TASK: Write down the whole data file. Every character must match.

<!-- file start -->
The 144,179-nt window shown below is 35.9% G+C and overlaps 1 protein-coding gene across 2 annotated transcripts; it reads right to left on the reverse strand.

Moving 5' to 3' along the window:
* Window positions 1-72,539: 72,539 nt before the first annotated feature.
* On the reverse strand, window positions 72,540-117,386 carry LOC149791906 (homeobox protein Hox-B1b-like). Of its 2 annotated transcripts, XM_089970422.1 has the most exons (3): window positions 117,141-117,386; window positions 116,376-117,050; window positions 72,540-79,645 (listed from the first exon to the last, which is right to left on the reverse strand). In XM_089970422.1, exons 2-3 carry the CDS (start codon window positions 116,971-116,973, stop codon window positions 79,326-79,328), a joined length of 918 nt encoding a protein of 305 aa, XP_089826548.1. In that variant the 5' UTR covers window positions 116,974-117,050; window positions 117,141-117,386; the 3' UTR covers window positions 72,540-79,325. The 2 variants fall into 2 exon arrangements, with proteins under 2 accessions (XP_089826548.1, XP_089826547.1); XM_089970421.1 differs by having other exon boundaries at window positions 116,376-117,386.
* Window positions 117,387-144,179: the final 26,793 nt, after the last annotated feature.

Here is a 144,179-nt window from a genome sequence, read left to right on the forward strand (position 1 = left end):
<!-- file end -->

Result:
The 144,179-nt window shown below is 35.9% G+C and overlaps 1 protein-coding gene across 2 annotated transcripts; it reads right to left on the reverse strand.

Moving 5' to 3' along the window:
* Window positions 1-72,539: 72,539 nt before the first annotated feature.
* On the reverse strand, window positions 72,540-117,386 carry LOC149791906 (homeobox protein Hox-B1b-like). Of its 2 annotated transcripts, XM_089970422.1 has the most exons (3): window positions 117,141-117,386; window positions 116,376-117,050; window positions 72,540-79,645 (listed from the first exon to the last, which is right to left on the reverse strand). In XM_089970422.1, exons 2-3 carry the CDS (start codon window positions 116,971-116,973, stop codon window positions 79,326-79,328), a joined length of 918 nt encoding a protein of 305 aa, XP_089826548.1. In that variant the 5' UTR covers window positions 116,974-117,050; window positions 117,141-117,386; the 3' UTR covers window positions 72,540-79,325. The 2 variants fall into 2 exon arrangements, with proteins under 2 accessions (XP_089826548.1, XP_089826547.1); XM_089970421.1 differs by having other exon boundaries at window positions 116,376-117,386.
* Window positions 117,387-144,179: the final 26,793 nt, after the last annotated feature.

Here is a 144,179-nt window from a genome sequence, read left to right on the forward strand (position 1 = left end):